The most famous, because they've released records of their music, are the Wild Tchoupitoulas (pronounced CHOP-ee-too-luhs) and the Wild Magnolias. The nearest to the French Quarter that the Indians march will be along North Claiborne (under I-10) between Canal and St. Bernard. Traditionally there is a gathering of tribes on Mardi Gras afternoon at the intersection of N Claiborne and Orleans Avenue.

Jazz is the music of New Orleans, but rhythm and blues is the music of Mardi Gras. You'll hear some songs over and over again. The most famous Mardi Gras recordings are Professor Longhair's Big Chief and Come to Mardi Gras, Earl King's Street Parade, Al Johnson's Carnival Time, and the Hawkettes' Mardi Gras Mambo. Nearly everybody sings Iko, Iko. The favorite spots to hear live jazz, blues, Cajun, and rhythm and blues are Tipitina's (501 Napoleon Ave.; 504-895-8477), Maple Leaf (8316 Oak St.; 504-866-9359), Muddy Waters (8301 Oak St.; 504-866-7174), Palm Court (1204 Decatur St.; 504-525-0200) and Club Second Line (216 Bourbon St.; 504-523-2020).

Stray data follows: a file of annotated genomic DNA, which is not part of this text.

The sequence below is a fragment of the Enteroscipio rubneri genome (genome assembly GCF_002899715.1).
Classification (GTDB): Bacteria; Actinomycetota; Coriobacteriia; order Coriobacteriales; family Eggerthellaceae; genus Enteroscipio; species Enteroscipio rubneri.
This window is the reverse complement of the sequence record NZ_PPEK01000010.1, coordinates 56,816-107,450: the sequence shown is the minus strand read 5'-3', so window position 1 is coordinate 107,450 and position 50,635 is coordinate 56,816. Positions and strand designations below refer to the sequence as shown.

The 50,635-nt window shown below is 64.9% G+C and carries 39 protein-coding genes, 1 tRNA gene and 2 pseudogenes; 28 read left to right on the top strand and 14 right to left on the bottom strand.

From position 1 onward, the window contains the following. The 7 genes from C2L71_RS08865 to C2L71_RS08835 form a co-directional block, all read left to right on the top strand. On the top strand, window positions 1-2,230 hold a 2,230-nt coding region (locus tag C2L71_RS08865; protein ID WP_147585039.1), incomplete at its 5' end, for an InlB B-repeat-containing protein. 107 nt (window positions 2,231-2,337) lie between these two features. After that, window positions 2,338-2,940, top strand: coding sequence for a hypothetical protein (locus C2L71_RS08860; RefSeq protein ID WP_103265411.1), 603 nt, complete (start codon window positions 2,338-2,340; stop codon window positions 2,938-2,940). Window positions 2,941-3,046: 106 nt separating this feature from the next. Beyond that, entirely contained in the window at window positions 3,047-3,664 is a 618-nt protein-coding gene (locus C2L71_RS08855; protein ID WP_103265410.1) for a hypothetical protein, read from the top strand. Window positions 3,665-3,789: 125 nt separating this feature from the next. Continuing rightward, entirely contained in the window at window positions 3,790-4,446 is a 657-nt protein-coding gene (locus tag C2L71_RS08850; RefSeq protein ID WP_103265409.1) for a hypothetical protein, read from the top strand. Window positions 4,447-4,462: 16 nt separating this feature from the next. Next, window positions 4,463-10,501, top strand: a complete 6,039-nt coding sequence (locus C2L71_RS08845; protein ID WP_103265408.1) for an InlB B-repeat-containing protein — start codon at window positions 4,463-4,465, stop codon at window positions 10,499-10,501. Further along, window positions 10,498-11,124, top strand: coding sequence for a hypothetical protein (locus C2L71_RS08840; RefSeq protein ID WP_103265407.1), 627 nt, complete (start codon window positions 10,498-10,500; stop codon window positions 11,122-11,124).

Krewe is a term used by nearly all Carnival organizations in the city. It was coined in 1857 by a group calling itself the Mistick Krewe of Comus, and in doing so invented Mardi Gras as we know it today. There are more than 60 major krewes (and countless minor ones) in the New Orleans area, from the famous Rex (formed in 1872) and Zulu (1909) to the newer groups like Tucks and Argus. Not all krewes parade, but that is certainly what most are known for. The krewes really start to roll two Fridays before Mardi Gras. Endymion (Feb. 29) and Bacchus (March 1) are known for their spectacular gods and celebrity guests _ Gerald McRaney (TV's Major Dad) is this year's Bacchus, and Kenny Rogers will lead the Endymion parade. Zulu and Rex will parade on Mardi Gras morning. Comus, an all-white organization, refused to honor a city ordinance that would have forced it to integrate and thus will not stage its traditional Mardi Gras evening parade. Also, see "U."